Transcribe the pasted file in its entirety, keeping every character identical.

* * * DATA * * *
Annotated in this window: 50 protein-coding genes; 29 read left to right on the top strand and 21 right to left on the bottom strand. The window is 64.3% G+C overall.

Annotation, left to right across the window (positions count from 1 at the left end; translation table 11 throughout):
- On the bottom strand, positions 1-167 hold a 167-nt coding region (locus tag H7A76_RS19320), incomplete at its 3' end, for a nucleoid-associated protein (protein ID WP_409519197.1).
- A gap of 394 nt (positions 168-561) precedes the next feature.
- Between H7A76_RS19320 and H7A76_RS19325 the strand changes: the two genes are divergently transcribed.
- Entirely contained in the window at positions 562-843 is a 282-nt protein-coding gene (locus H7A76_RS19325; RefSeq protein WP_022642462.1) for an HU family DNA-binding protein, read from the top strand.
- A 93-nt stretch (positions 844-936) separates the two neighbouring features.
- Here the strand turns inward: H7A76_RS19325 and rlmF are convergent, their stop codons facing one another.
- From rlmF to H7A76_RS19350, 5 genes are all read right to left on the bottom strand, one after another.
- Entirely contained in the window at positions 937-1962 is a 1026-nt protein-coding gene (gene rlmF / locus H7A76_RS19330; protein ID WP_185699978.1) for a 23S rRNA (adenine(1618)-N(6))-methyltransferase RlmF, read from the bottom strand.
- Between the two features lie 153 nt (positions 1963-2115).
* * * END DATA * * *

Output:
Annotated in this window: 50 protein-coding genes; 29 read left to right on the top strand and 21 right to left on the bottom strand. The window is 64.3% G+C overall.

Annotation, left to right across the window (positions count from 1 at the left end; translation table 11 throughout):
- On the bottom strand, positions 1-167 hold a 167-nt coding region (locus tag H7A76_RS19320), incomplete at its 3' end, for a nucleoid-associated protein (protein ID WP_409519197.1).
- A gap of 394 nt (positions 168-561) precedes the next feature.
- Between H7A76_RS19320 and H7A76_RS19325 the strand changes: the two genes are divergently transcribed.
- Entirely contained in the window at positions 562-843 is a 282-nt protein-coding gene (locus H7A76_RS19325; RefSeq protein WP_022642462.1) for an HU family DNA-binding protein, read from the top strand.
- A 93-nt stretch (positions 844-936) separates the two neighbouring features.
- Here the strand turns inward: H7A76_RS19325 and rlmF are convergent, their stop codons facing one another.
- From rlmF to H7A76_RS19350, 5 genes are all read right to left on the bottom strand, one after another.
- Entirely contained in the window at positions 937-1962 is a 1026-nt protein-coding gene (gene rlmF / locus H7A76_RS19330; protein ID WP_185699978.1) for a 23S rRNA (adenine(1618)-N(6))-methyltransferase RlmF, read from the bottom strand.
- Between the two features lie 153 nt (positions 1963-2115).